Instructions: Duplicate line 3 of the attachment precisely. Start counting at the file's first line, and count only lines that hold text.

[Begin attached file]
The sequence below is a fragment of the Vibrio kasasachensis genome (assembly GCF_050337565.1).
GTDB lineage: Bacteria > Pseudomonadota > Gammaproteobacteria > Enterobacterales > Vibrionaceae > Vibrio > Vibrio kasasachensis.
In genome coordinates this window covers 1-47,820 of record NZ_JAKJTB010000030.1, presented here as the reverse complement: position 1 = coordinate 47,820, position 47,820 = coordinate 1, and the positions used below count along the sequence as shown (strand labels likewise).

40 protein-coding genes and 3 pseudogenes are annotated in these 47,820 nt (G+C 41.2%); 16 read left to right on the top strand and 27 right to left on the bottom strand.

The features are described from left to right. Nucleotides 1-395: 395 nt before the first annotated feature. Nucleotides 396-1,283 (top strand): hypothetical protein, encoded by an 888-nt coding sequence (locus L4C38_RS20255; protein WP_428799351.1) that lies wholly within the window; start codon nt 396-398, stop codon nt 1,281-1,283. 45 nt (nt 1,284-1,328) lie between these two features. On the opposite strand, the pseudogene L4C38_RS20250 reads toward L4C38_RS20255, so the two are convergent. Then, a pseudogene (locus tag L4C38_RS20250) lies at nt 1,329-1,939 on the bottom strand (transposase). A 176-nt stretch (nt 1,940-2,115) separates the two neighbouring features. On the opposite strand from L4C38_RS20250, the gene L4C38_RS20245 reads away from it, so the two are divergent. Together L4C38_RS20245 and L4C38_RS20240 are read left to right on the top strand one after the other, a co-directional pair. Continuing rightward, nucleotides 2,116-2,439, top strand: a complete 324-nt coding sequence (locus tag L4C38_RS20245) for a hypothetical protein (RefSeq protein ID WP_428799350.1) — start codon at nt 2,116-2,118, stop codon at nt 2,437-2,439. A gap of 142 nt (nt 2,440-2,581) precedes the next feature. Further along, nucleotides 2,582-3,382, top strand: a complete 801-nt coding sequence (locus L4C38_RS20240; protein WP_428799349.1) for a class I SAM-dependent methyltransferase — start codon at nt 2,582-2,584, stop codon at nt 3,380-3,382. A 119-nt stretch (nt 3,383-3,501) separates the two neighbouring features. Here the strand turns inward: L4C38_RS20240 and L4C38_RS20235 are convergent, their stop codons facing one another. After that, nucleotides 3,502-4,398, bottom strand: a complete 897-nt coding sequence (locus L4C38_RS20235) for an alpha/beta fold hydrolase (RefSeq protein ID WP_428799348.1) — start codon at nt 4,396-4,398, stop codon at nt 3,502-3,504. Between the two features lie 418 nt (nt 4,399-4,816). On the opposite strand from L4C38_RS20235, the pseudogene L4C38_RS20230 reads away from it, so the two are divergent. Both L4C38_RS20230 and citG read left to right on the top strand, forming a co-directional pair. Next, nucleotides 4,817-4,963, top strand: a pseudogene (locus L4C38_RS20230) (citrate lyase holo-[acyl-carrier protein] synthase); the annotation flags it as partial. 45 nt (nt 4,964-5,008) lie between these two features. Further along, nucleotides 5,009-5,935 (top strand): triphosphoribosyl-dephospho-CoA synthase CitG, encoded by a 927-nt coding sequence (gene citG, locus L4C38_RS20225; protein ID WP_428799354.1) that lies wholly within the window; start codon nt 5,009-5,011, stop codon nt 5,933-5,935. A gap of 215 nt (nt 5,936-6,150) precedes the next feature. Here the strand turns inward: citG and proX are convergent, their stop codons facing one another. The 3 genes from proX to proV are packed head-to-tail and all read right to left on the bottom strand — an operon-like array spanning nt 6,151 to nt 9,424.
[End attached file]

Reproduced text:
In genome coordinates this window covers 1-47,820 of record NZ_JAKJTB010000030.1, presented here as the reverse complement: position 1 = coordinate 47,820, position 47,820 = coordinate 1, and the positions used below count along the sequence as shown (strand labels likewise).